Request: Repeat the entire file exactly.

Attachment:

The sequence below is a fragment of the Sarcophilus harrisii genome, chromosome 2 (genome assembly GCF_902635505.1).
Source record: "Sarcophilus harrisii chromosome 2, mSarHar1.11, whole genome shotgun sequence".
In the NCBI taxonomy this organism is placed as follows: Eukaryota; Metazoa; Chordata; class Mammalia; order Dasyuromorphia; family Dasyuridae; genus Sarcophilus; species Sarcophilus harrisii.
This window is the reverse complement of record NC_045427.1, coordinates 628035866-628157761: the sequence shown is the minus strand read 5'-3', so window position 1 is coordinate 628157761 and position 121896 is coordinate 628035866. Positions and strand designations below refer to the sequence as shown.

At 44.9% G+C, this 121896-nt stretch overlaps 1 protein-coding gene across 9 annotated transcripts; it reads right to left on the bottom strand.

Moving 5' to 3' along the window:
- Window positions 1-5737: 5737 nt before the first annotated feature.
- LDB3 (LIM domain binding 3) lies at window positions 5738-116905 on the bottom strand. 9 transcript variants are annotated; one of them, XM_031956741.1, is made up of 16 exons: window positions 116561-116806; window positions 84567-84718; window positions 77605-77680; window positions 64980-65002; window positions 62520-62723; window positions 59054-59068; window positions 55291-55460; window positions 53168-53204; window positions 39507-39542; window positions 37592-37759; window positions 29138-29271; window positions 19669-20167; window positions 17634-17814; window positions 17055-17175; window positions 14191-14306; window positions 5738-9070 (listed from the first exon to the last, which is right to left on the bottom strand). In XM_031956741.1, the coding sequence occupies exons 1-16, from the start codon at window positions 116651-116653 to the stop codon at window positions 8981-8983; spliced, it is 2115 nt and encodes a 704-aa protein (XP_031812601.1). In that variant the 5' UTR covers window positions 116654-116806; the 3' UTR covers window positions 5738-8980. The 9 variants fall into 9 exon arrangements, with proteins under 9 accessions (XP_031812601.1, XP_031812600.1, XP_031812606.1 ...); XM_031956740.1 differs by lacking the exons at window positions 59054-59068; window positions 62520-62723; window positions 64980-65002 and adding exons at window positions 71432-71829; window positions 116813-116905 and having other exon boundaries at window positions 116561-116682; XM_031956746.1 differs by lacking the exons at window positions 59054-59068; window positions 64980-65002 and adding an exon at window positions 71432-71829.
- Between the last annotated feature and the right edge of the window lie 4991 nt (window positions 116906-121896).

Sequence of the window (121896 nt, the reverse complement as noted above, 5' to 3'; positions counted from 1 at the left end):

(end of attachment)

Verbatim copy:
The sequence below is a fragment of the Sarcophilus harrisii genome, chromosome 2 (genome assembly GCF_902635505.1).
Source record: "Sarcophilus harrisii chromosome 2, mSarHar1.11, whole genome shotgun sequence".
In the NCBI taxonomy this organism is placed as follows: Eukaryota; Metazoa; Chordata; class Mammalia; order Dasyuromorphia; family Dasyuridae; genus Sarcophilus; species Sarcophilus harrisii.
This window is the reverse complement of record NC_045427.1, coordinates 628035866-628157761: the sequence shown is the minus strand read 5'-3', so window position 1 is coordinate 628157761 and position 121896 is coordinate 628035866. Positions and strand designations below refer to the sequence as shown.

At 44.9% G+C, this 121896-nt stretch overlaps 1 protein-coding gene across 9 annotated transcripts; it reads right to left on the bottom strand.

Moving 5' to 3' along the window:
- Window positions 1-5737: 5737 nt before the first annotated feature.
- LDB3 (LIM domain binding 3) lies at window positions 5738-116905 on the bottom strand. 9 transcript variants are annotated; one of them, XM_031956741.1, is made up of 16 exons: window positions 116561-116806; window positions 84567-84718; window positions 77605-77680; window positions 64980-65002; window positions 62520-62723; window positions 59054-59068; window positions 55291-55460; window positions 53168-53204; window positions 39507-39542; window positions 37592-37759; window positions 29138-29271; window positions 19669-20167; window positions 17634-17814; window positions 17055-17175; window positions 14191-14306; window positions 5738-9070 (listed from the first exon to the last, which is right to left on the bottom strand). In XM_031956741.1, the coding sequence occupies exons 1-16, from the start codon at window positions 116651-116653 to the stop codon at window positions 8981-8983; spliced, it is 2115 nt and encodes a 704-aa protein (XP_031812601.1). In that variant the 5' UTR covers window positions 116654-116806; the 3' UTR covers window positions 5738-8980. The 9 variants fall into 9 exon arrangements, with proteins under 9 accessions (XP_031812601.1, XP_031812600.1, XP_031812606.1 ...); XM_031956740.1 differs by lacking the exons at window positions 59054-59068; window positions 62520-62723; window positions 64980-65002 and adding exons at window positions 71432-71829; window positions 116813-116905 and having other exon boundaries at window positions 116561-116682; XM_031956746.1 differs by lacking the exons at window positions 59054-59068; window positions 64980-65002 and adding an exon at window positions 71432-71829.
- Between the last annotated feature and the right edge of the window lie 4991 nt (window positions 116906-121896).

Sequence of the window (121896 nt, the reverse complement as noted above, 5' to 3'; positions counted from 1 at the left end):